Monitoring the monitor

I (and probably numerous other Canadian PR people) received a letter recently from the company-formerly-known-as-Bowdens*, informing me that they changed their name.

And while I appreciated the news, I wondered how this might affect my agency.

It didn’t take long to find out. There, in the third paragraph, was the promise that I would continue to receive the same ‘Bowdens experience’ I had come to ‘know and trust’.

I wanted to scream.

To me the ‘Bowdens experience’ has been synonymous with mediocre service, missed obvious clips and the phrase ‘if you can tell me what network it was on and the time it aired, we’ll try to find it for you’. I’ve heard similar comments from other Canadian PR practitioners and some Americans, too.

To add salt to the wound, I received this same letter no less than a dozen times (in various bills). Once would have been fine thank you very much. But that wasn’t good enough for the company-formerly-known-as-Bowdens. They had to reinforce their ‘experience’ again and again.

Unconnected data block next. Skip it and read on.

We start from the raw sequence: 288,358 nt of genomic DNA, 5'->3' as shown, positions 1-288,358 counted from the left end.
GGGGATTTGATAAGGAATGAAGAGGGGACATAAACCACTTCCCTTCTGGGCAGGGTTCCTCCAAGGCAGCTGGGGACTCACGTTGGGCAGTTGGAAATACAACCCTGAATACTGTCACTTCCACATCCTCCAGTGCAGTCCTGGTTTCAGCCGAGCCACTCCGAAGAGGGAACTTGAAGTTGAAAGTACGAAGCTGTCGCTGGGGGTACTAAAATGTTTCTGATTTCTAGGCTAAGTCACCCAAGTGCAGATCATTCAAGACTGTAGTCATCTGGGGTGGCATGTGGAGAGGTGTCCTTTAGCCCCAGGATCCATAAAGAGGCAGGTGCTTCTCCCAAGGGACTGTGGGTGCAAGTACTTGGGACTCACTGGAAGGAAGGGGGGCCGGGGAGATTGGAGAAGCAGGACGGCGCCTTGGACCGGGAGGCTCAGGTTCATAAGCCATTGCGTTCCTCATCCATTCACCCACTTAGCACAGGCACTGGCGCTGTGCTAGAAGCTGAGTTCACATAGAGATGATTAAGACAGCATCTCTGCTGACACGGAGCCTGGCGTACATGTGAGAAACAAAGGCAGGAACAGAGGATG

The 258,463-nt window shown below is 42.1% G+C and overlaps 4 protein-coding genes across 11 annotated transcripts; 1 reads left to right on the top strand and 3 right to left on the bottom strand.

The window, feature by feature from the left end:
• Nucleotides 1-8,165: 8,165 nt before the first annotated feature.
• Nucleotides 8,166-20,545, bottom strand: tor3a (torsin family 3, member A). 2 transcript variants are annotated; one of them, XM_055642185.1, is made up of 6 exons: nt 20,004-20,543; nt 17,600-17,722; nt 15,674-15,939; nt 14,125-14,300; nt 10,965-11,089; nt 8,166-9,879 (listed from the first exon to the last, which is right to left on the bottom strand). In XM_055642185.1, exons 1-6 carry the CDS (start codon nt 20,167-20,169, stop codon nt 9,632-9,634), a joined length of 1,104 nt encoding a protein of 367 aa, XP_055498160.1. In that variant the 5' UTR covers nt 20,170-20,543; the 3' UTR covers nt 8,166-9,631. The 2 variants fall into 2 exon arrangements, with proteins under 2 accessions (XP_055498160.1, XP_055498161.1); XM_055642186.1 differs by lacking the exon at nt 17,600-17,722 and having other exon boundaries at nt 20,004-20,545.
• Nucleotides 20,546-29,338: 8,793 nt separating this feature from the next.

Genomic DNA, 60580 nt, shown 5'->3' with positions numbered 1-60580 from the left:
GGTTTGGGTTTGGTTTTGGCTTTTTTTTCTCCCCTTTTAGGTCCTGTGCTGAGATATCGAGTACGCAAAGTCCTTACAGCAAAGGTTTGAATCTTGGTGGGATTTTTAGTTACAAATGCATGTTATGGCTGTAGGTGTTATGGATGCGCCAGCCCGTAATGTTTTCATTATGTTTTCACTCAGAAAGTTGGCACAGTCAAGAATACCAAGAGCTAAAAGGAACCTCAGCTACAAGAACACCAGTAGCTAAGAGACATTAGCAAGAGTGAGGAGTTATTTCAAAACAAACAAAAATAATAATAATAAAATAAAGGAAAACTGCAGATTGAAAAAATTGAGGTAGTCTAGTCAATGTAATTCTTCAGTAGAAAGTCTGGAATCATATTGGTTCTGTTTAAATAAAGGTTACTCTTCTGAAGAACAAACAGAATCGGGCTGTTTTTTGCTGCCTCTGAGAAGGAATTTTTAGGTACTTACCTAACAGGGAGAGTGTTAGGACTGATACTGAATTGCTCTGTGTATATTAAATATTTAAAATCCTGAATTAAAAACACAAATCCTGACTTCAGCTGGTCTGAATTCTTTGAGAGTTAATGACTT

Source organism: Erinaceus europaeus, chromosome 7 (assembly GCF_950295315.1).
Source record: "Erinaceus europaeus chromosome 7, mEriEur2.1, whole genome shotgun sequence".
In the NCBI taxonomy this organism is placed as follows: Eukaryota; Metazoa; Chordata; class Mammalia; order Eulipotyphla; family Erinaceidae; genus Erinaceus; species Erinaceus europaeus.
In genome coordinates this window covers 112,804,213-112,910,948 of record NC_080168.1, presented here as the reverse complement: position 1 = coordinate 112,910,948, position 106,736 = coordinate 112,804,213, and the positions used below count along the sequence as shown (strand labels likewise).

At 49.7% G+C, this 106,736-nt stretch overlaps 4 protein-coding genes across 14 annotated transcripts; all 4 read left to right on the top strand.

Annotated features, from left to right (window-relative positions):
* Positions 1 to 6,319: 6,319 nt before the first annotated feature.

Which only made my frustration grow.

Then around that same time, the company told us that the only good rep we’d ever had in all our dealings with them had been ‘reassigned’. Was she shipped to the Gulag? Where do they come up with this stuff?

Consistently low quality service is something I have complained about to the company-formerly-known-as-Bowdens for many years, regularly calling the president with my gripes. The difference is that before I grudgingly accepted their limitations as someone might accept an inept bureaucrat in Eastern Europe circa 1974. I now think that they’re so out of touch with the industry that they’re marketing their incompetence as a plus.

Will they ever change? I’m not holding my breath.

But there’s one thing I’m pretty sure of: they won’t catch this clip.

*Please note: I’m not including a link because I don’t want to drive traffic to their site.


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